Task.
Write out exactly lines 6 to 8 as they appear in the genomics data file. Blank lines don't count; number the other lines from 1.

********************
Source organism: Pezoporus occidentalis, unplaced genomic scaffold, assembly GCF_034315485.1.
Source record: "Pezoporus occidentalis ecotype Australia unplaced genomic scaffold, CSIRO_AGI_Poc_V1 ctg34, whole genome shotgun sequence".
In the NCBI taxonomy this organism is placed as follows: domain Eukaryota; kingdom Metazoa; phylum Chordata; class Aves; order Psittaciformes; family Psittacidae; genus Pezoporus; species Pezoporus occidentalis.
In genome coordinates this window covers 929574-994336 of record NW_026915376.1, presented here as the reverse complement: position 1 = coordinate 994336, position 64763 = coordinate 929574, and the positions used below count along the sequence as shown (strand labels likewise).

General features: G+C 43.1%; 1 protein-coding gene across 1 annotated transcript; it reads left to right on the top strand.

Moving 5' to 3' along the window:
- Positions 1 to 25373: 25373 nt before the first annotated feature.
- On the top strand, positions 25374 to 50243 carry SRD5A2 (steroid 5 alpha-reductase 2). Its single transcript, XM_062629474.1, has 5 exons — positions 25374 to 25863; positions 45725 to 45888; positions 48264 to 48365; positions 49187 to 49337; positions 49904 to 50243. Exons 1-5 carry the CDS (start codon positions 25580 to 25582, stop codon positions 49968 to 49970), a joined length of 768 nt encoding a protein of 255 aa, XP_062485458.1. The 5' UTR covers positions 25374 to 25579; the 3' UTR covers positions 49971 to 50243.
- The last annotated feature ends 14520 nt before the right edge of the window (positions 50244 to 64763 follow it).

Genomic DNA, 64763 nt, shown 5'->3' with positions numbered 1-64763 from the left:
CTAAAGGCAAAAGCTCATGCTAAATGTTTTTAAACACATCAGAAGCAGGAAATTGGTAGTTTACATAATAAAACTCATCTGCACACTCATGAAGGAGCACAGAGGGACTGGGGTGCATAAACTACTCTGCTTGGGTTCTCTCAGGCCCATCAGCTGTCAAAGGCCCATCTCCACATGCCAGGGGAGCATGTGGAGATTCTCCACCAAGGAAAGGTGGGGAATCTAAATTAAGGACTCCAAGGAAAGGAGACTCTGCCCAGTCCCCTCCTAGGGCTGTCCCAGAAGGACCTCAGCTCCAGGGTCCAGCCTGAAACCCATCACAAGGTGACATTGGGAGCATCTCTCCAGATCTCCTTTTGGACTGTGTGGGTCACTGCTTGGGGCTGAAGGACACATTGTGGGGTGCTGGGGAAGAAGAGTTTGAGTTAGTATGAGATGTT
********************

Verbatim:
Moving 5' to 3' along the window:
- Positions 1 to 25373: 25373 nt before the first annotated feature.
- On the top strand, positions 25374 to 50243 carry SRD5A2 (steroid 5 alpha-reductase 2). Its single transcript, XM_062629474.1, has 5 exons — positions 25374 to 25863; positions 45725 to 45888; positions 48264 to 48365; positions 49187 to 49337; positions 49904 to 50243. Exons 1-5 carry the CDS (start codon positions 25580 to 25582, stop codon positions 49968 to 49970), a joined length of 768 nt encoding a protein of 255 aa, XP_062485458.1. The 5' UTR covers positions 25374 to 25579; the 3' UTR covers positions 49971 to 50243.